Should Christians mourn?
The answer to the above question might seem obvious. Of course, Christians should mourn just like everyone else at appropriate occasions. After all, Jesus wept at the funeral of his friend, even though he knew he was about raise him from the dead (John 11:35). Mourning is the suitable response to all kinds of circumstances in this life. We will all encounter suffering, disappointment, pain, and loss. Mourning is the expression of a heart that longs for things to be made right.
But that’s not the way I’m asking the question. If I asked if Christians should read their Bibles, you probably wouldn’t feel the need to respond with an apology on the rightness of reading the Bible. You would instead focus on the practical necessity of cultivating a discipline of Bible reading. Christians should practice reading their Bibles, and that’s how I’m asking the above question. Should Christians practice mourning?
I realize, right off the bat, how counterculturally strange that question must seem. Americans aren’t known for prioritizing negative emotions. In fact, Americans aren’t known for thinking about negative things at all. “Stay positive.” “Don’t worry, be happy.” “I’m just really trying to surround myself with people who affirm me.” These are the slogans that best capture the American approach to life. We don’t even like to talk about death, even though every single one of us daily marches closer to the moment of our terminal end.
Why on earth would anyone want to practice mourning?
This past week, in the course of a jovial family conversation, my wife told my children that their dad is really quite sappy. She drew her analysis of my emotional state from a handful of times when she’s seen me cry during movies and such. My children didn’t believe her. At that moment it dawned on me that I’m really good—probably as good as most American men—at hiding my emotions. In this culture where we are trained to suppress any kind of negative emotion, the practice of mourning seems nonsensical.
I recently read a description of the lifestyle of medieval Franciscan monks who, following Francis of Assisi, would travel into the English countryside preaching Christ. This specific monastic school reserved a high place for the emotions within their spirituality and believed that, in the words of Chris Armstrong, “tears were a gift from God, cleansing and cathartic—a worthy daily discipline for those who ‘keep watch over the perfection of their life.’”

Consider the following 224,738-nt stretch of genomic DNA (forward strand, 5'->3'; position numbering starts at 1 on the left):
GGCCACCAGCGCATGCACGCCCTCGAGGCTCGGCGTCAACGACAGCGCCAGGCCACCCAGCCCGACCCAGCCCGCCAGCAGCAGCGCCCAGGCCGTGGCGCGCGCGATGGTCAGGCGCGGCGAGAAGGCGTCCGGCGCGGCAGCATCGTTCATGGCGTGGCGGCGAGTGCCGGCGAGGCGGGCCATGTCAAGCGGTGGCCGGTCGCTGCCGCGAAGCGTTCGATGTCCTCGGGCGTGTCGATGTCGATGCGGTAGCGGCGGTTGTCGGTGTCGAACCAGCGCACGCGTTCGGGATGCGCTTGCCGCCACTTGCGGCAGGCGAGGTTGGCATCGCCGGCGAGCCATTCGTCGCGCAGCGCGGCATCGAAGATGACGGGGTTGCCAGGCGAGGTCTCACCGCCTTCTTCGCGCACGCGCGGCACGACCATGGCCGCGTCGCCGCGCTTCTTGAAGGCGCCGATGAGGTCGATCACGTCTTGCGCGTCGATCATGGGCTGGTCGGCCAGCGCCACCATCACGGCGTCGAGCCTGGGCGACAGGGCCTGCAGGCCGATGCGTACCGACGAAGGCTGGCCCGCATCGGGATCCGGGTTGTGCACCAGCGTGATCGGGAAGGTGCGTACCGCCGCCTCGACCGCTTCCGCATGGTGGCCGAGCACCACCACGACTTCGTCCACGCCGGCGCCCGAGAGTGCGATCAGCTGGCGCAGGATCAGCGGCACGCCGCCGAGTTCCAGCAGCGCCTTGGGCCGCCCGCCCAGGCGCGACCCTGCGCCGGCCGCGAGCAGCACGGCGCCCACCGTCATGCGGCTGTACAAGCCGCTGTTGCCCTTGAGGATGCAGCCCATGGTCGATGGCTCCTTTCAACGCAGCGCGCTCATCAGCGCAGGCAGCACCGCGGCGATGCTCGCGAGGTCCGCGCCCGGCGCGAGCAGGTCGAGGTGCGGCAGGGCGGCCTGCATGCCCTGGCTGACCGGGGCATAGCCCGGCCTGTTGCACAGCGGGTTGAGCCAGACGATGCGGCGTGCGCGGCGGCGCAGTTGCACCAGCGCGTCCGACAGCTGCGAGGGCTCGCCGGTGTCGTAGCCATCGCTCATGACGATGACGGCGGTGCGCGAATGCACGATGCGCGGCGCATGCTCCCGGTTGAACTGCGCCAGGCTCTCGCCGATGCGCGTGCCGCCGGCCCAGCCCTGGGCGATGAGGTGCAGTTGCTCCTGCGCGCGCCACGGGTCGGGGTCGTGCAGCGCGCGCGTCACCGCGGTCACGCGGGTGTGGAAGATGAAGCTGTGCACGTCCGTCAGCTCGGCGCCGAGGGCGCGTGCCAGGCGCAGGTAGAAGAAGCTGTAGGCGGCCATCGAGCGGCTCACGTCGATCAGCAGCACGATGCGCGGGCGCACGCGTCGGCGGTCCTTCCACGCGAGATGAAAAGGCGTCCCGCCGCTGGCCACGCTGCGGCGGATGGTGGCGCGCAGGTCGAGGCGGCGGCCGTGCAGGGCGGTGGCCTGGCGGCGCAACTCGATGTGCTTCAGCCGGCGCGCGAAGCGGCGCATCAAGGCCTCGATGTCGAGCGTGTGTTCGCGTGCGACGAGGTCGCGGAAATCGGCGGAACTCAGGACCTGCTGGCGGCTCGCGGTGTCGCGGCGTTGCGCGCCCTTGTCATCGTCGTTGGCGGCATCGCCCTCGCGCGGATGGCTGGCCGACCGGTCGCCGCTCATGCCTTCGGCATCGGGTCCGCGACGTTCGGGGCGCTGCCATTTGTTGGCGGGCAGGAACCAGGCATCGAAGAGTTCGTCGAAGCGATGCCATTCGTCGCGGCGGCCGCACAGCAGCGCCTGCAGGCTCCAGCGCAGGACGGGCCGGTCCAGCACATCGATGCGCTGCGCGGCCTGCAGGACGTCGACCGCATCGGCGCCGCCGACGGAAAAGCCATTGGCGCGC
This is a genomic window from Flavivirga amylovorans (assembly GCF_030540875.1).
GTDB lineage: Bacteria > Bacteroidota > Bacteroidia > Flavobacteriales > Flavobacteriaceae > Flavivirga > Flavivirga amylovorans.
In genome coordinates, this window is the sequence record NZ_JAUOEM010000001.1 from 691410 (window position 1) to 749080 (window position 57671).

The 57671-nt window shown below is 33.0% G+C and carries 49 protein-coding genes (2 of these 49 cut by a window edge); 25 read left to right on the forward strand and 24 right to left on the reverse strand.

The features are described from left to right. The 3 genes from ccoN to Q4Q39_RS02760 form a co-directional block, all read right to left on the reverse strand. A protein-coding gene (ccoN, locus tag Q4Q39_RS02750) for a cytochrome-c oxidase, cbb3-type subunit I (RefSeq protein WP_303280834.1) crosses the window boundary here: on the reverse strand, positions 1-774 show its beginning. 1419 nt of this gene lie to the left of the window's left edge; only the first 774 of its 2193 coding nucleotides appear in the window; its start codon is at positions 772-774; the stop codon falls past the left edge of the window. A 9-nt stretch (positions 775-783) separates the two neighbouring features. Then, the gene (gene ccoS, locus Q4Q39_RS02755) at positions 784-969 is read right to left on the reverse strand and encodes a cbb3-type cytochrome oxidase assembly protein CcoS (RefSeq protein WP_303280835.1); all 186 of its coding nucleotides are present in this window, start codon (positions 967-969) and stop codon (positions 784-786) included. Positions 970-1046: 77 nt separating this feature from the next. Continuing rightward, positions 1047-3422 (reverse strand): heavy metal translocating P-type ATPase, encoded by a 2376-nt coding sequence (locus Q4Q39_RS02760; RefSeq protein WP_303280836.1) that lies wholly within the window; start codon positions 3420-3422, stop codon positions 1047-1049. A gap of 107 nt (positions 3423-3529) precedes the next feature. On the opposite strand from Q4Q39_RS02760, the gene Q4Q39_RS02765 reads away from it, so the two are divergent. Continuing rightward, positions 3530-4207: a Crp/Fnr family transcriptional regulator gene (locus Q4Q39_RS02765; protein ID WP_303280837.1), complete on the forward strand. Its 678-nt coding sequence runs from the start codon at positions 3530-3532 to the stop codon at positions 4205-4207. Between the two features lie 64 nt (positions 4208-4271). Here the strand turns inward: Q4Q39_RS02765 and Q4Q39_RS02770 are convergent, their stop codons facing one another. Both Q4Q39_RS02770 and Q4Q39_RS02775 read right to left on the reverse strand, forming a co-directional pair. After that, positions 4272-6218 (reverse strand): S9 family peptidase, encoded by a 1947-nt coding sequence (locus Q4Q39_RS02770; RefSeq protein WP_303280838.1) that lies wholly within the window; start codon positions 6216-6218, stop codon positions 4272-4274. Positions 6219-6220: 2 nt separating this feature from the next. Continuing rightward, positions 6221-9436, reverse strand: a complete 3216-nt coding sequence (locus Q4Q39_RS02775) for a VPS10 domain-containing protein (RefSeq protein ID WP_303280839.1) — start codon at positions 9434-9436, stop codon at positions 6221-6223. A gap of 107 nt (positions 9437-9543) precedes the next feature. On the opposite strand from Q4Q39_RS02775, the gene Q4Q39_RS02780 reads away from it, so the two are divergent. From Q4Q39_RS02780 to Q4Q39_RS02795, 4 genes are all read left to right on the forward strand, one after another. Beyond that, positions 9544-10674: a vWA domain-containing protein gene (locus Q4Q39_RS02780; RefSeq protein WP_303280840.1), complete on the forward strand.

One of Jesus’ famous beatitudes communicates a similar message: “Blessed are those who mourn, for they shall be comforted” (Matt. 5:4). I’ve always read this verse strictly as a comforting word of future promise for those currently mourning. I’ve never really considered it as recommending mourning as a practice. However, would we read the other beatitudes in the same way? Do we not believe that Jesus, aside from comforting, is also here recommending the practices of poverty of spirit, meekness, hungering and thirsting for righteousness, mercy, purity, and peacemaking?
This reading is strengthened by a later occurrence in Matthew’s gospel where Jesus is asked why his disciples don’t fast. He responds, “Can the wedding guests mourn as long as the bridegroom is with them? The days will come when the bridegroom is taken away from them, and then they will fast” (9:14-15). Here Jesus connects mourning to the practice of fasting and clearly states that the time between his ascension and return will be an appropriate time to practice both.
What are we supposed to mourn about? That’s a very good question. It helps to know that Jesus’ beatitude about mourning is being drawn from an earlier prophecy in the book of Isaiah where God’s people are mourning because the righteous suffer, the wicked prosper, and God’s kingdom has yet to come (61:2). We mourn because we look out at a world where God’s will is not yet done on earth as it is in heaven (Matt. 6:10).
We mourn because children are still being disposed of as medical waste, teenage girls are still being trafficked for the sexual pleasure of powerful men, and whole communities in our world are still being annihilated by racial genocide. We mourn because the world is not yet the way it is supposed to be. We mourn because we’re still burying our loved ones.
Perhaps we need to mourn so that our eyes remain open to the suffering around us. Perhaps we need to mourn so that we don’t grow too comfortable in a world that has made peace with injustice. Perhaps we need to mourn because mourning enables us to see that things aren’t right, and this vision is necessary for action. Should Christians mourn? I think we should.